A Family Remembers

4:19 pm 9-11 Anthology Chapters

Wilkes-Barre Times Leader

December 2, 2001 Sunday MAIN EDITION

A LITTLE COMFORT FOR A FAMILY WITHOUT A FATHER

BYLINE: By DAWN SHURMAITIS Special to the Times Leader

SECTION: NEWS; Pg. 1A

LENGTH: 1269 words

Editor’s note: This year, one New York family victimized by the Sept. 11 terrorist attacks is included in the Book of Dreams program.

QUEENS, N.Y. – For much of his 46 years, David Vargas lived a life brimming with hope and promise.

He left his native Bolivia in 1982, determined to carve himself a secure niche in New York City. There, he found a reliable job with a solid company – Pitney Bowes – and the love of a good woman from Ecuador.

Rosa Caicedo came to America the same year as David, and they happily discovered they shared dreams. Solid marriage. Loving family. Hard work.

They built their life together in Queens, N.Y., in a simple apartment in the tallest building on their street, in the working-class neighborhood of Astoria.

They raised two children, Leslie and Kevin, and taught them the important things in life – good grades, good manners and family.

Above all else, David was known as a family man, the kind whose help extended to numerous nieces and nephews. “He was playful, and always in a happy mood,” says his daughter, an animated 14-year-old whose words tumble out in excited bursts. “He always helped us with our homework,” says his son.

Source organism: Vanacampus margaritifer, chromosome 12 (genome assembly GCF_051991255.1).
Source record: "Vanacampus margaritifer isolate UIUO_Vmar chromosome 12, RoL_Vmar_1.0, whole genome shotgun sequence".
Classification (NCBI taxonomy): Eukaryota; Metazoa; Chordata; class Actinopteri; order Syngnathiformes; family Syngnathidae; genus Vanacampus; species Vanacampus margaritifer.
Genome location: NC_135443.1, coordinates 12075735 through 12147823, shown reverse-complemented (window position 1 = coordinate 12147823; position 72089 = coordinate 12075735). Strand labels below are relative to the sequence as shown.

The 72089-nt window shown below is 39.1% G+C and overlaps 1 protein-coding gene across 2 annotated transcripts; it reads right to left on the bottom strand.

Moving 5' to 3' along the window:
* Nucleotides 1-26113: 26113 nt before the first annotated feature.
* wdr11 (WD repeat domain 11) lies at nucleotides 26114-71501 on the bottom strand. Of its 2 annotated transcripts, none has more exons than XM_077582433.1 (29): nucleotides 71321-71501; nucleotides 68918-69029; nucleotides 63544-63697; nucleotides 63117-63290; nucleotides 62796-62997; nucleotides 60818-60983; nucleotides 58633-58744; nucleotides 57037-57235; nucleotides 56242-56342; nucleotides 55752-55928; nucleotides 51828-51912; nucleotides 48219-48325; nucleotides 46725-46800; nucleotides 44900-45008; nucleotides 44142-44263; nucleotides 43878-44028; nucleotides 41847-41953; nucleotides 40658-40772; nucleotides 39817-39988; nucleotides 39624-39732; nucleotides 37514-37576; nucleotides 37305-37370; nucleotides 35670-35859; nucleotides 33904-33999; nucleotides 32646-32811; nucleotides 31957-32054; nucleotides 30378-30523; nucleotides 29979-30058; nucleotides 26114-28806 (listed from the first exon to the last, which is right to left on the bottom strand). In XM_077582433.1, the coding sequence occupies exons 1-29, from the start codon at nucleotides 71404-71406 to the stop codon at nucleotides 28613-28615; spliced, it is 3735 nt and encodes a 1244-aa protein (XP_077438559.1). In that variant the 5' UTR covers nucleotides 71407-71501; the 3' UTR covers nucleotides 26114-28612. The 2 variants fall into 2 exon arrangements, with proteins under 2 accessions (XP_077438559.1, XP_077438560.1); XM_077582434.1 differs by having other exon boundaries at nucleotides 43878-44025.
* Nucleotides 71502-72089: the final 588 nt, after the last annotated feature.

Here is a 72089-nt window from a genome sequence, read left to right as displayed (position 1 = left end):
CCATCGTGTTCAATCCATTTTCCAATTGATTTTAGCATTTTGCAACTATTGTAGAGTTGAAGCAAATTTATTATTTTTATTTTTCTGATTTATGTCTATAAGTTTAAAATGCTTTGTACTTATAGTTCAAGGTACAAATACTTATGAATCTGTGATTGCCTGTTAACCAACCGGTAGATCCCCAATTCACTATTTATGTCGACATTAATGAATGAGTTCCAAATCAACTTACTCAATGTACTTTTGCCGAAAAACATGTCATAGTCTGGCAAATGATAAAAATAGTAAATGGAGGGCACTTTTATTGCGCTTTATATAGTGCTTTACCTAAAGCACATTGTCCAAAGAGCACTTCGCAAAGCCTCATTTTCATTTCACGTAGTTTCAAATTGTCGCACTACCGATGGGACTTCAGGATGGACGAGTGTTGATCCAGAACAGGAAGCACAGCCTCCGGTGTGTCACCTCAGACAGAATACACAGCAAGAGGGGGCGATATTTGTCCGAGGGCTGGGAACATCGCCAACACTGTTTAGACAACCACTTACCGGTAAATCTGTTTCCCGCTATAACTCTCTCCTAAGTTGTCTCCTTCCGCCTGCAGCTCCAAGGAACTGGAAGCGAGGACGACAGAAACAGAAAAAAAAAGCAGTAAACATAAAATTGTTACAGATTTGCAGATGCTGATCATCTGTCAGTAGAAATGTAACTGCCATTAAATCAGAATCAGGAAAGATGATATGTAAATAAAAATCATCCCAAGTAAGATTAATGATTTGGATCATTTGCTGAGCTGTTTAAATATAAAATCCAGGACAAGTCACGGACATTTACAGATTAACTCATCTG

Kevin last saw his father the morning of Sept. 11 at a train station. Kevin went on to school – and his father headed off to work, on the 101st floor of World Trade Center Two, where he worked the past six years as a customer service manager. Then, for David – as for about 4,000 other people – another day on the job turned into a last day on Earth.

Until Sept. 11, about the toughest things Leslie and Kevin had to tackle were algebra and catching a pop fly to right field.

Today, they struggle with life without a father while helping their mother grieve. Together, they strive to comprehend the horror that terrorists from a far-off land visited upon their family.

“I help her with the bills,” Leslie says.

“I tell my mom not to cry,” says Kevin, who turned 12 four days after the attacks. Now, says the quiet boy with the shy smile, he is the man of the family.

The Vargas family has been selected for the Times Leader/Luzerne Foundation Book of Dreams, the annual holiday appeal to the community to help people with special needs. Donors may contribute any amount toward this year’s estimated goal of $13,000 by using the accompanying coupon. If you would like your donation to go toward a specific cause, please note that on the coupon.

When they talk about their father now, Leslie and Kevin remember things such as his favorite sweat pants – the kind that made that silly swishy-swishy sound when he walked.

They remember the pride he took in every detail of his work, hard work that paid off this year when his company named him one of its top 50 “All-Stars” and rewarded him with a family trip to Disney World.

They also remember the little train set he put under the Christmas tree each year and the cookies the family would make together, using a recipe David remembered from childhood. The train will be there this Christmas and maybe the cookies.

But, nothing else will be the same. Nothing else will ever be the same for Rosa, Leslie and Kevin.

Leslie was at school on the Upper East Side of Manhattan when she learned an airplane had been flown purposely into the building where her father worked. Her fears were twofold: Her mother worked two blocks away in the Bank of New York lock-box department.